A new study reveals that people tend to become atheists at a younger age when their religious parents are hypocritical about their faith.
The results were published in the Religion, Brain & Behavior Journal and explores how "the extent to which behavioral models consistently live out their professed ideals" affects their children.
"I was interested in this topic mainly because it is an extension of my overall research interest in how and why people become atheists," said study author Joseph Langston, a researcher at the Atheist Research Collaborative and a PhD student at Victoria University in New Zealand.
"At the beginning of this project, the thought process was that, perhaps a growing number of people are becoming nonbelievers because belief was not modeled to them in any appreciable or robust way during their upbringing," Langston said.
The researchers asked 5,153 atheists how old they were when they renounced their faith and how committed their parents were in their own faith. They discovered that when parents sincerely model their religious beliefs in front of their children, they delay their decision to become atheists.
"The average person can take away three main things from this study," Langston told PsyPost. "First, the extent to which parents faithfully model their own religious beliefs to their children, works in tandem with other processes to produce unique trajectories of the timing at which one becomes an atheist: being allowed greater religious choice seems to drive the age of atheism down, but so do elevated levels of religious conflict."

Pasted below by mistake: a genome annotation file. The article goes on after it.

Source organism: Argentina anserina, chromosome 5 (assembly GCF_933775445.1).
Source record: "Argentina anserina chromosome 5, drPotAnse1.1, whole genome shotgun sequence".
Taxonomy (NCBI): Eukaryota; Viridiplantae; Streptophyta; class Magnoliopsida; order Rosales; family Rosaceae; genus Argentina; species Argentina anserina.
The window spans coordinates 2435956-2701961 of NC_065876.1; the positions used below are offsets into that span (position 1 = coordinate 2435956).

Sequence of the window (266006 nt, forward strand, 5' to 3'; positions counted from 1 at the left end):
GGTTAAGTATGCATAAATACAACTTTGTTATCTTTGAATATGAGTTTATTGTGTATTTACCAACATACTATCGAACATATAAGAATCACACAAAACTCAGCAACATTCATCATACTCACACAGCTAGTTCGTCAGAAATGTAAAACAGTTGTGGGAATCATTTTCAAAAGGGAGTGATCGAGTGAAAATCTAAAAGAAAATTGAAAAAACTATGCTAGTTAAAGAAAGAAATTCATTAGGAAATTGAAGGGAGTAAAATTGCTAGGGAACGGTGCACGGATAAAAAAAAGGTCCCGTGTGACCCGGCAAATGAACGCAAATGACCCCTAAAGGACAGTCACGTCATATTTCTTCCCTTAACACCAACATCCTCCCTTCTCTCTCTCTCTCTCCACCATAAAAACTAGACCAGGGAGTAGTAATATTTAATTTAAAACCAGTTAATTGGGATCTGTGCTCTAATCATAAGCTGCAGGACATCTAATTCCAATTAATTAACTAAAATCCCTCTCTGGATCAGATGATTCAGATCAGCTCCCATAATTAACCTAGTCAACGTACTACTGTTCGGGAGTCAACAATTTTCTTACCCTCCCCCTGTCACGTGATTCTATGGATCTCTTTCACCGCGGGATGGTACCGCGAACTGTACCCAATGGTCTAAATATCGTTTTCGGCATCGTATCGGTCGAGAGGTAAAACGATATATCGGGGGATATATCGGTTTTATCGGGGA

Second, people should remember that the extent to which parents exhibit sincere religious behavior doesn't account for all the reasons why someone chooses not to believe in God, Langston said.
Lastly, religious behavior has a substantial impact on a child, even when taking into account other factors like demographics, parental quality, and religious institutions.
This latest study lines up with previous research, which found that religious individuals whose parents demonstrated sincere faith values were more likely to say they believe in the existence of God with high certainty.
Langston and his colleagues say this topic needs more research and will continue to study how a religious upbringing affects how adults view faith later in life.